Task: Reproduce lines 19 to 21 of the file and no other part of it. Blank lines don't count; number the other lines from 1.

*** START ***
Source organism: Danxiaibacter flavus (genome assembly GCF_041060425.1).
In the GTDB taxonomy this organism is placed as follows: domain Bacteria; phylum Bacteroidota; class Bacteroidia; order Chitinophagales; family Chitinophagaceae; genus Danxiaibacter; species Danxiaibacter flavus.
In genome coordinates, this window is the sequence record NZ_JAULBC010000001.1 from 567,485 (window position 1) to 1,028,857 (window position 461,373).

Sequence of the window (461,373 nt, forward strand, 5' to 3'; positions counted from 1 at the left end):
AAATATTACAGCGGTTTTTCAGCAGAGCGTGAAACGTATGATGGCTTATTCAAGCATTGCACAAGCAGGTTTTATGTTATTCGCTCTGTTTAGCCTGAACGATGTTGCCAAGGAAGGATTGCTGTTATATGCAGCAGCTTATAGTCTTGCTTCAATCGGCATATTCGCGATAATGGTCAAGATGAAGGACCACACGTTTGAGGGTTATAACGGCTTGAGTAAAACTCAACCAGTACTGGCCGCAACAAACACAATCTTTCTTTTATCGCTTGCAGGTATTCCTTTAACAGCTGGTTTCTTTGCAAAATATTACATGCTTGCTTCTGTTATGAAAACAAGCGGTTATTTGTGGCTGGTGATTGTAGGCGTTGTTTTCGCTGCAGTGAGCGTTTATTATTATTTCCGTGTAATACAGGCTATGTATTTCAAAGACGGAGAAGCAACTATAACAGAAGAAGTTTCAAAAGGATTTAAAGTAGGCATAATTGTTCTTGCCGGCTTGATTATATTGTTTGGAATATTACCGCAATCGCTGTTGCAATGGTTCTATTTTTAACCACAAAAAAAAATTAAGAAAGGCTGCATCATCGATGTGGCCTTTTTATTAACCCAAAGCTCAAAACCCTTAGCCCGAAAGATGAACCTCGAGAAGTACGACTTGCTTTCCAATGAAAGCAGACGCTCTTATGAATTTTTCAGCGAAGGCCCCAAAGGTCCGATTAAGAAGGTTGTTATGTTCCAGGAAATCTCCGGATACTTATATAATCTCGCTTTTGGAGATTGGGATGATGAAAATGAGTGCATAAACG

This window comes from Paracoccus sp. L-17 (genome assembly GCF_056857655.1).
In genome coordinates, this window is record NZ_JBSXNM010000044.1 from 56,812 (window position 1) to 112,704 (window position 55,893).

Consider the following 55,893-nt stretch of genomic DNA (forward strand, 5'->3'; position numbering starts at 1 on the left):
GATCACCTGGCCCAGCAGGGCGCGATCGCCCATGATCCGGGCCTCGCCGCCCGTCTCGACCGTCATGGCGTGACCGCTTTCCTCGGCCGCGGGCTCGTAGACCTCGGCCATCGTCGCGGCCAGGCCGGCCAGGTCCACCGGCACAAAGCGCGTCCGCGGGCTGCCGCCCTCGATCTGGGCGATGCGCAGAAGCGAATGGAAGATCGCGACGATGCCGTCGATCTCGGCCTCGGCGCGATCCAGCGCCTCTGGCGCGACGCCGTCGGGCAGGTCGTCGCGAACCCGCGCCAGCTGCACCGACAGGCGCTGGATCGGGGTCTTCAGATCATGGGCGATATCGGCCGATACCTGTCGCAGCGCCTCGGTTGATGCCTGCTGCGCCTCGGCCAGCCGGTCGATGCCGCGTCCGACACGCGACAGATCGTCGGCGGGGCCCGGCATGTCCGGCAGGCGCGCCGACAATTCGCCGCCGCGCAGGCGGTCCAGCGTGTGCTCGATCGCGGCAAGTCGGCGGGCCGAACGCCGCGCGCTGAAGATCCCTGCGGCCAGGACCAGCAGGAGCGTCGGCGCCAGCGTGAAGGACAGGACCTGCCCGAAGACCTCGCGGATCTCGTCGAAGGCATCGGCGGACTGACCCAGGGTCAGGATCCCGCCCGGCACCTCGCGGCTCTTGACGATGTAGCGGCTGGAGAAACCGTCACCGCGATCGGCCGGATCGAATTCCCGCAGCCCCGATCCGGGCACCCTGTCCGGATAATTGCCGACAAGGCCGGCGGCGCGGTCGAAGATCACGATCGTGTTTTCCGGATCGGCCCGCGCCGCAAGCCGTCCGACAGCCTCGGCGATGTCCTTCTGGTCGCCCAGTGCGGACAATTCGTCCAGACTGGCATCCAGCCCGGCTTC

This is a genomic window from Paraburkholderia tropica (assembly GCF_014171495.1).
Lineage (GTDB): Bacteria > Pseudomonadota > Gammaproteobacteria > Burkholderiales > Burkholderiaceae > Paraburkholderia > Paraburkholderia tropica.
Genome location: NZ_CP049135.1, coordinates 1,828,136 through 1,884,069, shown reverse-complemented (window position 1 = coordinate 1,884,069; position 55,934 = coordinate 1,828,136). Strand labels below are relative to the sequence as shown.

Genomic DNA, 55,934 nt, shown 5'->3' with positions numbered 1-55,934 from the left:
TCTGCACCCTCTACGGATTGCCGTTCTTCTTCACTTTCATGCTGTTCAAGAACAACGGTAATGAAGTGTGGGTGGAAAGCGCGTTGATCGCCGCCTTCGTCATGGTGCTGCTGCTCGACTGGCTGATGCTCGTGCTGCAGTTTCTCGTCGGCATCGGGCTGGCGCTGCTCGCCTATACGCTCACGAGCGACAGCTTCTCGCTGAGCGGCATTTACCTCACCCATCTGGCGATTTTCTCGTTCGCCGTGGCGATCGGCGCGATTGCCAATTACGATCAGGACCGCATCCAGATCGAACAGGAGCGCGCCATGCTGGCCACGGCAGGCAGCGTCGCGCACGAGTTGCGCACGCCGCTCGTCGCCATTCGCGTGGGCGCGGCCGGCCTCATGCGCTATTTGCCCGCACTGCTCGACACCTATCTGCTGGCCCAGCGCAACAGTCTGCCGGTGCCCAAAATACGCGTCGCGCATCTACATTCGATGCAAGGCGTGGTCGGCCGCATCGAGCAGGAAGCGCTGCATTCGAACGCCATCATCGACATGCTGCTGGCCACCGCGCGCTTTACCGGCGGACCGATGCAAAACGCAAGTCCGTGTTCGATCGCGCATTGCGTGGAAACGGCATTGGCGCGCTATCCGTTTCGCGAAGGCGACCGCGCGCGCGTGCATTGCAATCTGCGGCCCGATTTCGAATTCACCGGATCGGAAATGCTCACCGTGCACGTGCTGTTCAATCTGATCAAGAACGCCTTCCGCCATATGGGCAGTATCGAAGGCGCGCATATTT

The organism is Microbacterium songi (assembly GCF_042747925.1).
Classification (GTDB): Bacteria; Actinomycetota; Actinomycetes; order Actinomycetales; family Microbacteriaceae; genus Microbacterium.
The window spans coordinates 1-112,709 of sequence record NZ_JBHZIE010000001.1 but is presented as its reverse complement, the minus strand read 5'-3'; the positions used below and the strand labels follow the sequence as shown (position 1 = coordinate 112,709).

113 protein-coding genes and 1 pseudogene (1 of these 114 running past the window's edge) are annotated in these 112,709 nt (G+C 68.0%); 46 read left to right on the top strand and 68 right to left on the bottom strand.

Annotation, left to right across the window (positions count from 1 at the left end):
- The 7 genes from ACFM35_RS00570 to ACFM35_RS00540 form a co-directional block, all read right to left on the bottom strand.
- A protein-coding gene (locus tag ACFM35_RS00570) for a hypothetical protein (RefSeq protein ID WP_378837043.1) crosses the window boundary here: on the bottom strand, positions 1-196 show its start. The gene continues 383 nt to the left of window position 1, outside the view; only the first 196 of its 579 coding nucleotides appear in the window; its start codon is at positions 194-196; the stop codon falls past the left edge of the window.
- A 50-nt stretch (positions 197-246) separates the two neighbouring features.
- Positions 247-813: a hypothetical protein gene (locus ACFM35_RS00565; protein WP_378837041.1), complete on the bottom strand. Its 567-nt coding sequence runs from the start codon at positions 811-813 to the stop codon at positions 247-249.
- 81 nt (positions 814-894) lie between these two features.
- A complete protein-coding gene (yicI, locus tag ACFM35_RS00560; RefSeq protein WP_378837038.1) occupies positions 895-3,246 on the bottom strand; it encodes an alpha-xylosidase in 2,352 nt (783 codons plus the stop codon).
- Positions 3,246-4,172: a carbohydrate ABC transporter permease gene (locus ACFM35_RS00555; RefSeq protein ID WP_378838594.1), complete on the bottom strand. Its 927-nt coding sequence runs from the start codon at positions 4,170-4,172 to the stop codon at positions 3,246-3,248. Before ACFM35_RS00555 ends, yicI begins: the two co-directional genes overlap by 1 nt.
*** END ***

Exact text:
Annotation, left to right across the window (positions count from 1 at the left end):
- The 7 genes from ACFM35_RS00570 to ACFM35_RS00540 form a co-directional block, all read right to left on the bottom strand.
- A protein-coding gene (locus tag ACFM35_RS00570) for a hypothetical protein (RefSeq protein ID WP_378837043.1) crosses the window boundary here: on the bottom strand, positions 1-196 show its start. The gene continues 383 nt to the left of window position 1, outside the view; only the first 196 of its 579 coding nucleotides appear in the window; its start codon is at positions 194-196; the stop codon falls past the left edge of the window.